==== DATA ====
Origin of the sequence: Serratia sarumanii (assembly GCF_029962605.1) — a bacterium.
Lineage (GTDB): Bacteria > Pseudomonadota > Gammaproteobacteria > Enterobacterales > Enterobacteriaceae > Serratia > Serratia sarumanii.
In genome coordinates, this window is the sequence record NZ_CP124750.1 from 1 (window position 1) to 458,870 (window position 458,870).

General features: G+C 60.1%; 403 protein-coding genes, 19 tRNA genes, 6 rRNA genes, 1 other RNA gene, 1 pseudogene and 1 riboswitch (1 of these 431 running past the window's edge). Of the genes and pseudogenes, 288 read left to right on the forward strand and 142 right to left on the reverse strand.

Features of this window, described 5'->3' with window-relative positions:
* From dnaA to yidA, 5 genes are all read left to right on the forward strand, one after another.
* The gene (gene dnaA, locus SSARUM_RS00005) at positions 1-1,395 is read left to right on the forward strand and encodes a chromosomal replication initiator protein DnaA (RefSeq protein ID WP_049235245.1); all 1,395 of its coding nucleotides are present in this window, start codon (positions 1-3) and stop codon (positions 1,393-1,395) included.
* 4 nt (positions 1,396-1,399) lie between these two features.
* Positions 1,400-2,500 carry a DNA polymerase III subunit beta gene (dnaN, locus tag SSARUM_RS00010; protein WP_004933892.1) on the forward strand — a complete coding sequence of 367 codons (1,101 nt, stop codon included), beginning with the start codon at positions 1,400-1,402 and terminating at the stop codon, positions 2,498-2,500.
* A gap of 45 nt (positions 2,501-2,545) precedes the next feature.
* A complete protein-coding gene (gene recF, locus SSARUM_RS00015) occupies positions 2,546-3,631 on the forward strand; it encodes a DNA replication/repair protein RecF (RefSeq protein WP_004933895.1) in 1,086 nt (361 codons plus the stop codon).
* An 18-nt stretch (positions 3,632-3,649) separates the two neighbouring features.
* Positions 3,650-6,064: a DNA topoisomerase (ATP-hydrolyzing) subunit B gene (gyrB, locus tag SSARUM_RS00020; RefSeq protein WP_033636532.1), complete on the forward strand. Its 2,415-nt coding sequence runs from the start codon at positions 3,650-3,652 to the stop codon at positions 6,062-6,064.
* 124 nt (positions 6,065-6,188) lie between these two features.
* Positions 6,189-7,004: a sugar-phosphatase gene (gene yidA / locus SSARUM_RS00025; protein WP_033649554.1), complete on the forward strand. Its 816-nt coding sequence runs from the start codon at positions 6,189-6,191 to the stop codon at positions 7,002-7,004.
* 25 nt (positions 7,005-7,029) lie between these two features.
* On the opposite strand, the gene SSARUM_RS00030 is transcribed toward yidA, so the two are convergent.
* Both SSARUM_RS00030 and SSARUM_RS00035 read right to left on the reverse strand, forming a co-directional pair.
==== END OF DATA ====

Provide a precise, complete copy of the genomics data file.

Origin of the sequence: Serratia sarumanii (assembly GCF_029962605.1) — a bacterium.
Lineage (GTDB): Bacteria > Pseudomonadota > Gammaproteobacteria > Enterobacterales > Enterobacteriaceae > Serratia > Serratia sarumanii.
In genome coordinates, this window is the sequence record NZ_CP124750.1 from 1 (window position 1) to 458,870 (window position 458,870).

General features: G+C 60.1%; 403 protein-coding genes, 19 tRNA genes, 6 rRNA genes, 1 other RNA gene, 1 pseudogene and 1 riboswitch (1 of these 431 running past the window's edge). Of the genes and pseudogenes, 288 read left to right on the forward strand and 142 right to left on the reverse strand.

Features of this window, described 5'->3' with window-relative positions:
* From dnaA to yidA, 5 genes are all read left to right on the forward strand, one after another.
* The gene (gene dnaA, locus SSARUM_RS00005) at positions 1-1,395 is read left to right on the forward strand and encodes a chromosomal replication initiator protein DnaA (RefSeq protein ID WP_049235245.1); all 1,395 of its coding nucleotides are present in this window, start codon (positions 1-3) and stop codon (positions 1,393-1,395) included.
* 4 nt (positions 1,396-1,399) lie between these two features.
* Positions 1,400-2,500 carry a DNA polymerase III subunit beta gene (dnaN, locus tag SSARUM_RS00010; protein WP_004933892.1) on the forward strand — a complete coding sequence of 367 codons (1,101 nt, stop codon included), beginning with the start codon at positions 1,400-1,402 and terminating at the stop codon, positions 2,498-2,500.
* A gap of 45 nt (positions 2,501-2,545) precedes the next feature.
* A complete protein-coding gene (gene recF, locus SSARUM_RS00015) occupies positions 2,546-3,631 on the forward strand; it encodes a DNA replication/repair protein RecF (RefSeq protein WP_004933895.1) in 1,086 nt (361 codons plus the stop codon).
* An 18-nt stretch (positions 3,632-3,649) separates the two neighbouring features.
* Positions 3,650-6,064: a DNA topoisomerase (ATP-hydrolyzing) subunit B gene (gyrB, locus tag SSARUM_RS00020; RefSeq protein WP_033636532.1), complete on the forward strand. Its 2,415-nt coding sequence runs from the start codon at positions 3,650-3,652 to the stop codon at positions 6,062-6,064.
* 124 nt (positions 6,065-6,188) lie between these two features.
* Positions 6,189-7,004: a sugar-phosphatase gene (gene yidA / locus SSARUM_RS00025; protein WP_033649554.1), complete on the forward strand. Its 816-nt coding sequence runs from the start codon at positions 6,189-6,191 to the stop codon at positions 7,002-7,004.
* 25 nt (positions 7,005-7,029) lie between these two features.
* On the opposite strand, the gene SSARUM_RS00030 is transcribed toward yidA, so the two are convergent.
* Both SSARUM_RS00030 and SSARUM_RS00035 read right to left on the reverse strand, forming a co-directional pair.